If we hear such verses dealing with suffering, then we are tempted to think immediately about suffering common to all people living. The application of such words on illness, poverty, sorrow and issues of nourishment are so general that somebody criticizing this is often seen as somebody who robs those affected in this way of basic comfort and that quite mercilessly. Yet, it remains a fact, that the holy apostle is not addressing such common ailments in these verses. He’s addressing something very different. He’s touching those sufferings, which we have often forgotten or have not even experienced before. He’s addressing suffering characteristic to Christians and faithful followers of Jesus Christ. It’s the suffering that Christians endure by the enemies of their Lord. These are the issue here. These are put into relation and compared with the glory that is to be revealed to us. We should however be slow to just apply this onto us and ourselves, because who of us is doing things for Christ’s sake and even more, who of us is suffering for Christ’s sake?
Oh Lord of our life, we suffer little for your name’s sake. Yet we find it difficult to even suffer that little bit patiently and with contentment. We are ashamed of our weakness and we mourn our lack of endurance and that we are so little like your faithful apostles and disciples, who rejoiced that they were deemed worthy to suffer shame and disgrace, hardships and persecution, even death for your name’s sake. We are far away from this content endurance that you and your apostles and disciples demonstrated throughout. Oh Lord, fill us with your love and dedication, that we are strengthened to endure all for your name’s sake, so that even here and now you would be able to reveal your glory in and through us. Amen.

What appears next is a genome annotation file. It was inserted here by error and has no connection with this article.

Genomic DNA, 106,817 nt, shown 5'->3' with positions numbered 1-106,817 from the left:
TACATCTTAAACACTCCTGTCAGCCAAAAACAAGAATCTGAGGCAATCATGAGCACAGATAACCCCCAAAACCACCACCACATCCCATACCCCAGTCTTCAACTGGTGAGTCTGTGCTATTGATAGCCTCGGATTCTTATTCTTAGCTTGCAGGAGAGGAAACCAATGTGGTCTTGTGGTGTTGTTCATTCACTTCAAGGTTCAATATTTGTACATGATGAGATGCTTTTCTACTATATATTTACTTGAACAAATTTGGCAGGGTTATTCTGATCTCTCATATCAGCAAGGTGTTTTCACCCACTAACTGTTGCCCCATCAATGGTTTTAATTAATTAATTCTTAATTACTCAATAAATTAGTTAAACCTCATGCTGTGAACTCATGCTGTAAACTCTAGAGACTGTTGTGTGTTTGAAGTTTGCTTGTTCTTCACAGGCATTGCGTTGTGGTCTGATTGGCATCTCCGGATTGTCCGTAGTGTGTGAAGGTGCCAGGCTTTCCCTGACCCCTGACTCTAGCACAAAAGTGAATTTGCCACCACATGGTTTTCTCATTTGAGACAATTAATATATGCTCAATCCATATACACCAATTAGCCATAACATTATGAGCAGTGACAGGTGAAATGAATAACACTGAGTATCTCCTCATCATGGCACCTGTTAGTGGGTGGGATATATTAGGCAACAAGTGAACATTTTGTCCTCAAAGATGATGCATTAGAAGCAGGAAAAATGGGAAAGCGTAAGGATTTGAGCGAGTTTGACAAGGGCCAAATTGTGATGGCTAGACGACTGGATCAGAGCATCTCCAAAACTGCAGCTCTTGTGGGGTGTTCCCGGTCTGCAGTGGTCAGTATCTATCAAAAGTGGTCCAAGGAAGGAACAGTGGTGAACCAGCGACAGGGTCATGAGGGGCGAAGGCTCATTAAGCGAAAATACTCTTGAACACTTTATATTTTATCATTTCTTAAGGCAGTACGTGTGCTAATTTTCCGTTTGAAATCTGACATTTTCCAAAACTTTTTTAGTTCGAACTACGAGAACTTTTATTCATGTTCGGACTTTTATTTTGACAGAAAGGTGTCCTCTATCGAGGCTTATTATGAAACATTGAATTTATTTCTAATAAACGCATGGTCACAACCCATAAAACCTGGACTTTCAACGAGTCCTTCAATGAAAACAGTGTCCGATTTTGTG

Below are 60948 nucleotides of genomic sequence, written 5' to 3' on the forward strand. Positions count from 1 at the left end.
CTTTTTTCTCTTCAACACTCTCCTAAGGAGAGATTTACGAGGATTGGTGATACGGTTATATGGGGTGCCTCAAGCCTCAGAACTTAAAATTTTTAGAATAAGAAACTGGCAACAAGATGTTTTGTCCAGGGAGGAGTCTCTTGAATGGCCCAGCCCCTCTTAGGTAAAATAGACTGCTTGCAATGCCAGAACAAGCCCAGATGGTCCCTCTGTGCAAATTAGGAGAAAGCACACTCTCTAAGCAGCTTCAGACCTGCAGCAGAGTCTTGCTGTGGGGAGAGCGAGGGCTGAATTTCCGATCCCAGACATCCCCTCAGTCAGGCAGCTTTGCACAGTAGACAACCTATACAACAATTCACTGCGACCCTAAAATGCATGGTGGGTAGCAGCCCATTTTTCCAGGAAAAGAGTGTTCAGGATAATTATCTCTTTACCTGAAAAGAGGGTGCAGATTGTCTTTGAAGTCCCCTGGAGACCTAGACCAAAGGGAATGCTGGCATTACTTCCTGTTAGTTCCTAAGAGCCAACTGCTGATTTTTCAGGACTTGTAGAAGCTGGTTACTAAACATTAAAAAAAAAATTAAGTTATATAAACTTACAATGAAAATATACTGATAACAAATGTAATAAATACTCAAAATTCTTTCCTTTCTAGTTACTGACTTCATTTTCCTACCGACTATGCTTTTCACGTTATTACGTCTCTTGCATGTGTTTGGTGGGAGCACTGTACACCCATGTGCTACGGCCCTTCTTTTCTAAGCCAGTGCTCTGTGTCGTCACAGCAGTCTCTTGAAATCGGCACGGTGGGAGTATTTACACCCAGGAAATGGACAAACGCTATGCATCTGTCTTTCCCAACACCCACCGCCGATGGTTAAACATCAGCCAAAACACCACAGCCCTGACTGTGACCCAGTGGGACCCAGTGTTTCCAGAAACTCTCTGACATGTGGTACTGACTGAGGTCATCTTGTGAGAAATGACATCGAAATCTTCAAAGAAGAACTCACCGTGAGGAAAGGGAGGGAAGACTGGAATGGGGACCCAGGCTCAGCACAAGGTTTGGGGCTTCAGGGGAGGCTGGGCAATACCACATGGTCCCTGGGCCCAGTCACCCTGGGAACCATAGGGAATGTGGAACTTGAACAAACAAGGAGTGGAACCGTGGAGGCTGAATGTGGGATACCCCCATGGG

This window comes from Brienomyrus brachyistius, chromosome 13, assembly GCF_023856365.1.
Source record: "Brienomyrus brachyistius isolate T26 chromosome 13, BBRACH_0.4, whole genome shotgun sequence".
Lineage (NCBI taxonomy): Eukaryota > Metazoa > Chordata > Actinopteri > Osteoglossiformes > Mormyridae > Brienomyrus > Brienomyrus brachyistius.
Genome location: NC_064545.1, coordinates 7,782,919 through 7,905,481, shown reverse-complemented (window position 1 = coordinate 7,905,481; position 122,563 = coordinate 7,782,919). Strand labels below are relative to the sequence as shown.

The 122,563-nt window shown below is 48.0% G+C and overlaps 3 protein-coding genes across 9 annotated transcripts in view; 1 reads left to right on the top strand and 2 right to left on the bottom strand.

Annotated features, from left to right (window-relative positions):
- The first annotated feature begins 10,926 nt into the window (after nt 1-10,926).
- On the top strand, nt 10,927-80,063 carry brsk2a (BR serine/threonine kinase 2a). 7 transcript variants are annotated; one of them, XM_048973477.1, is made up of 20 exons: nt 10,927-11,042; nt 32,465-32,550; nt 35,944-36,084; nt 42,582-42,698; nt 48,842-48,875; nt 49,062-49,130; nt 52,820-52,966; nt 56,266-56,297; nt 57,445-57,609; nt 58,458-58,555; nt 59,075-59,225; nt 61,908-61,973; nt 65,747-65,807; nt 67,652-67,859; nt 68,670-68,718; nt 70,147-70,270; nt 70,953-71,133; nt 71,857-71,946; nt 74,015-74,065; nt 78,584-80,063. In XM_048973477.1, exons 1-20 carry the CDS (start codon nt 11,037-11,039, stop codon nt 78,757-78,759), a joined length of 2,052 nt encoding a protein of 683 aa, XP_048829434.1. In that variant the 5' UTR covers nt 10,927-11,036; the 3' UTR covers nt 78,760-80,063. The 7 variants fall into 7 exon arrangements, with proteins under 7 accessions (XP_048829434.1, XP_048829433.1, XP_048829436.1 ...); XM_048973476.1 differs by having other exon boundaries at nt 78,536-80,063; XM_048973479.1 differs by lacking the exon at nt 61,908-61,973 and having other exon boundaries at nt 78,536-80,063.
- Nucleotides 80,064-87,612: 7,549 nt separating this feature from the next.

You bore patiently and have already died with Christ. Now after cross and torment you are to live in joy without any hurt or pain or tears. You are standing triumphantly before the lamb’s throne – triumphantly bearing the victor’s crown.
O Jesus our joy and bliss. Come and save us! Rise o welcome sun and run your course. O Jesus make an end to all our suffering and hardship. End our conflicts as we are lifting up our heads and hands and are awaiting you most dearly. (Laurentius Laurenti, 1660-1722)
This is a rather free translation of Wilhelm Löhe’s devotion for the fourth Sunday after the high holiday and festival of the Holy Trinity. It is found on Pg. 243 in Lob sei Dir ewig, o Jesu! (Eternal Praise to you o Jesus!) edited by A. Schuster and published in the Freimund Verlag, Neuendettelsau 1949.